Another Qt project from the same sector was an application for monitoring the breathing of a patient who was lying on a hospital bed. This application presented the results on a screen next to the patient’s bed, so that the doctor or nurse could monitor the patient’s parameters in real-time.
I wasn’t personally involved in the project but you have to trust me that when the guys working on the project showed how it worked it was impressive!
The last project (strangely also a medical one) I wanted to mention was a small device for conducting rapid blood tests. This device was no bigger than a coconut 🥥 and was controlled by a mobile app! Due to the lack of any buttons or control panels on the device, the user controlled everything from his smartphone. This also shows us how interesting it is to mix different technical solutions!
As you can see quite a few of the projects were from the medical sector. If, by any chance, you are reading this as a medical professional, I encourage you to take a look at our page on the development of applications for the medical industry: https://scythe-studio.com/en/industries/medical-software-development
Just so that we are not just bragging about our achievements 😂 , I have also decided to highlight for you some recognizable companies or applications that also use Qt.
Qt has made its mark in the automotive industry, particularly at companies like Mercedes-Benz.
Mercedes utilizes Qt to craft sleek and cohesive in-vehicle infotainment systems and interfaces. Qt’s cross-platform capabilities allow for consistent and user-friendly experiences across different car models and operating systems. This versatility enables Mercedes-Benz to efficiently develop, test, and implement software that aligns with its reputation for luxury and innovation in the automotive realm.
Qt has also become a valuable asset for Autodesk Maya, a 3D animation and modeling software. Maya employs Qt to create a unified and user-friendly interface for its complex 3D design and animation tools. Qt’s cross-platform capabilities ensure a consistent user experience across various operating systems. This flexibility empowers Autodesk to streamline software development, testing, and deployment, ultimately enhancing the functionality and user-friendliness of Maya for 3D artists and animators.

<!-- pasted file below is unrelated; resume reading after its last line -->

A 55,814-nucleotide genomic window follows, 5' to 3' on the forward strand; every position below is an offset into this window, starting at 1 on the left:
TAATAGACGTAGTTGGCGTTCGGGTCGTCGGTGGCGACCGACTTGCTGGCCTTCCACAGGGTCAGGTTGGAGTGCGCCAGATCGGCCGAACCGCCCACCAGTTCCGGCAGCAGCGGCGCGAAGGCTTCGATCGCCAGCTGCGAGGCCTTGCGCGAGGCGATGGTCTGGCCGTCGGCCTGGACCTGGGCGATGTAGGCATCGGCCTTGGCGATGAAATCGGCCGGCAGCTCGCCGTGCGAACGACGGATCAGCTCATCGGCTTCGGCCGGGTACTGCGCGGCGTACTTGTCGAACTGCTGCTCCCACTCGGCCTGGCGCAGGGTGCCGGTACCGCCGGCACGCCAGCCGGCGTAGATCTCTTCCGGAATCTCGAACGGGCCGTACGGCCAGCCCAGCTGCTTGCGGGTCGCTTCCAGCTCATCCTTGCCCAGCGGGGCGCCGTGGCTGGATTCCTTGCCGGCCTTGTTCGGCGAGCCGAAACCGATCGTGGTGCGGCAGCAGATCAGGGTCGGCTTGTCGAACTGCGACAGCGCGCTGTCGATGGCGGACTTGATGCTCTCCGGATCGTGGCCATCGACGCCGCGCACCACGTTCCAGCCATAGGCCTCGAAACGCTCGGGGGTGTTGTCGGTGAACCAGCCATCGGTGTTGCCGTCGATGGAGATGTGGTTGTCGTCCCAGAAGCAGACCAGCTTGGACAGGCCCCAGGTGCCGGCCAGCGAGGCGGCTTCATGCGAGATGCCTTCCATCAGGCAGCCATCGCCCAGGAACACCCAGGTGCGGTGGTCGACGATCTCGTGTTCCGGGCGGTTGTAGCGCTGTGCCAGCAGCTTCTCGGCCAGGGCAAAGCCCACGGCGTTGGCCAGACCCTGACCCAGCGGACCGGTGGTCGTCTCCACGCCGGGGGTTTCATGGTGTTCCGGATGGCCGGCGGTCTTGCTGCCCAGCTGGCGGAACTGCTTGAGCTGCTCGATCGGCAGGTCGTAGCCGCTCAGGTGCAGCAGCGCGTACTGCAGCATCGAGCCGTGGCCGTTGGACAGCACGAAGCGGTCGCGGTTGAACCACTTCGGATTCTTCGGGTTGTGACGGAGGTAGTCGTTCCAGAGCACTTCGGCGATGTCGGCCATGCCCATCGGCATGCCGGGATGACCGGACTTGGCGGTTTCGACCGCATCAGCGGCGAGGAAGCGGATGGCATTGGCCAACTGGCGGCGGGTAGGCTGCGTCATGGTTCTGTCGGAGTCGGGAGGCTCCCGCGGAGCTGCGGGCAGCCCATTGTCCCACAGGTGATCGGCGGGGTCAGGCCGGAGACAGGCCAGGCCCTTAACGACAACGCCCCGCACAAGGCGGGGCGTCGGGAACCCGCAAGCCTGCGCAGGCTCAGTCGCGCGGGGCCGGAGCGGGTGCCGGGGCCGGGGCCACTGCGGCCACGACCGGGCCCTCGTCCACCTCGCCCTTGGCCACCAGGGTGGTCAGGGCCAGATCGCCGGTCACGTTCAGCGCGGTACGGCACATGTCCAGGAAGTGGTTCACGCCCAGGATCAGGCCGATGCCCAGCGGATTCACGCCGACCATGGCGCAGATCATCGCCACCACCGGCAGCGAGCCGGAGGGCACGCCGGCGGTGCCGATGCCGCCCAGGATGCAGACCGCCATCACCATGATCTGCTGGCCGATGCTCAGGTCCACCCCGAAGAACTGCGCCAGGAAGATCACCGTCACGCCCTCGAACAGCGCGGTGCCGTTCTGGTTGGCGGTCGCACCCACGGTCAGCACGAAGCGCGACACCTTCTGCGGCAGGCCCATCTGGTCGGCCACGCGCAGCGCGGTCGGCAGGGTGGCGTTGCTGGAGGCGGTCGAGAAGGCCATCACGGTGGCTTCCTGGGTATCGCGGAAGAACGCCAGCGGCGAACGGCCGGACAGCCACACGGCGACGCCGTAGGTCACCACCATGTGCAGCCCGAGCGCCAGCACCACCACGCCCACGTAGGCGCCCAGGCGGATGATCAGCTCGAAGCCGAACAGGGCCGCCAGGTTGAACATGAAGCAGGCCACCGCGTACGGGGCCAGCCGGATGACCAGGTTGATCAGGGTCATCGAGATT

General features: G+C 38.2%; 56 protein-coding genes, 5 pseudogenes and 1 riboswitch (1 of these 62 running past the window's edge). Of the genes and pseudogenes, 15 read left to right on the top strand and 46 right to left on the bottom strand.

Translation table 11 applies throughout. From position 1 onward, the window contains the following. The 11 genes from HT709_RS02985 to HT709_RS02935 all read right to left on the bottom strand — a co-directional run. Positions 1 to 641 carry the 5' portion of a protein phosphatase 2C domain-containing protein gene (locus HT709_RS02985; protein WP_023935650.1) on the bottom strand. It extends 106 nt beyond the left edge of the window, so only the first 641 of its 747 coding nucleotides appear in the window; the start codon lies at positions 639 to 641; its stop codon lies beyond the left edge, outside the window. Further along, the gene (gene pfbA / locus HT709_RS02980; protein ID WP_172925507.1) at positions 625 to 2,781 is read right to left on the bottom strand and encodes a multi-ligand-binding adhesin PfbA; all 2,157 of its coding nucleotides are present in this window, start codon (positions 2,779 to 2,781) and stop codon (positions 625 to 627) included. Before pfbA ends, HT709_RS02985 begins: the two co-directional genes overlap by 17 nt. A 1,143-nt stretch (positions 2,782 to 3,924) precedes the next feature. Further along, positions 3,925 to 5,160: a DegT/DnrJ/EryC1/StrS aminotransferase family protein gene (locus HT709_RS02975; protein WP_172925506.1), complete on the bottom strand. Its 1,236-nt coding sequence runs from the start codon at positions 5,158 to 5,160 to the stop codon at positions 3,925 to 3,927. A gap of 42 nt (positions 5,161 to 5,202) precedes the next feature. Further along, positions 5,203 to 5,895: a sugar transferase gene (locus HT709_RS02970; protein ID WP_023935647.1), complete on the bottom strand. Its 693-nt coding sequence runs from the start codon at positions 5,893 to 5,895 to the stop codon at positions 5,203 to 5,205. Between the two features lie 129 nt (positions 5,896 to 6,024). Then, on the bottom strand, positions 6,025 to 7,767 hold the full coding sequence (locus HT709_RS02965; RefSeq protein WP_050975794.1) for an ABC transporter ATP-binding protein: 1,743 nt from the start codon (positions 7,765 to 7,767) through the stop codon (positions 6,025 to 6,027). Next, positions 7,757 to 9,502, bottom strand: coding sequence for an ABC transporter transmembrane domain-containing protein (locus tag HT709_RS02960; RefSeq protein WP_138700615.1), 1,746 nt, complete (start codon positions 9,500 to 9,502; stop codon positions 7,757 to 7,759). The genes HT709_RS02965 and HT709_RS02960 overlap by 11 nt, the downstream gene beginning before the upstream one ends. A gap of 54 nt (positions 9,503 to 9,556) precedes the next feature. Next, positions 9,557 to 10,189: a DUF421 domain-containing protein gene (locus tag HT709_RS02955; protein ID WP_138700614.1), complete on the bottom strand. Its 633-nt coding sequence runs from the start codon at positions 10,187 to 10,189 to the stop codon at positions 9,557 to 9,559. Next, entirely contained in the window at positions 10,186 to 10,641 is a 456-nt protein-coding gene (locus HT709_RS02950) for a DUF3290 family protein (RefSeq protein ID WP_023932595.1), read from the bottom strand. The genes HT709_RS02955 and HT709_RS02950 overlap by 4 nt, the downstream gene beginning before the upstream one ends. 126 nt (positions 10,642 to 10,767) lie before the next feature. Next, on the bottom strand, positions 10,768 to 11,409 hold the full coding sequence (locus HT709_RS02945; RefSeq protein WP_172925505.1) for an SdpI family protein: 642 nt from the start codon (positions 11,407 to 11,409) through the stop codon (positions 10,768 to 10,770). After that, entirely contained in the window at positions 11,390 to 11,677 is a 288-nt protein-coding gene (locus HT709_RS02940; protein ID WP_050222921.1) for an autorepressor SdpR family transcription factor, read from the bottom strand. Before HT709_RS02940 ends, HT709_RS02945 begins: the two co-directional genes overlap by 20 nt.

KDE Plasma, an open-source desktop environment, relies on Qt as its foundation. This collaboration with Qt allows KDE to build a cohesive and user-friendly interface for Linux and Unix-based operating systems. Qt’s open-source nature aligns perfectly with KDE’s commitment to open-source software, fostering a strong partnership that promotes innovation and customization in the Linux desktop environment.
This synergy results in a flexible and visually appealing user interface for Linux users while promoting open-source values and collaboration within the community. I’m sure The Qt Company owes a lot to KDE and the entire free software community.
As you can see for yourself, Qt is an extremely interesting technology. If I have already managed to encourage you to use it but you are completely unfamiliar with it, that’s okay. Scythe Studio’s brightest minds have prepared a tutorial on YouTube aimed precisely at complete novices.
I heartily recommend that you take a look at it. And once you’ve watched it, don’t hesitate to leave us some feedback – every comment is valuable to us!
This blog post was probably the longest I have written, but the topic itself was extremely broad. At Scythe Studio we deal with Qt on a daily basis and it is extremely difficult to include all the information about it in just one post 😵. However, I hope I managed to get you interested in Qt software and answer your questions. There will certainly be another post soon, so stay tuned!
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Qt World Summit is the yearly event organized by The Qt Company for all the people interested in Qt QML coding, UX/UI designing using Qt tools, quality assurance software and in general project development using Qt framework. So it doesn’t matter if you are a developer, tester, designer or manager. Qt World Summit 2022 is an event for you.
The event takes place on Wednesday 9th November from 09:00 AM to 02:00 PM CET. It’s fully online and you can register here.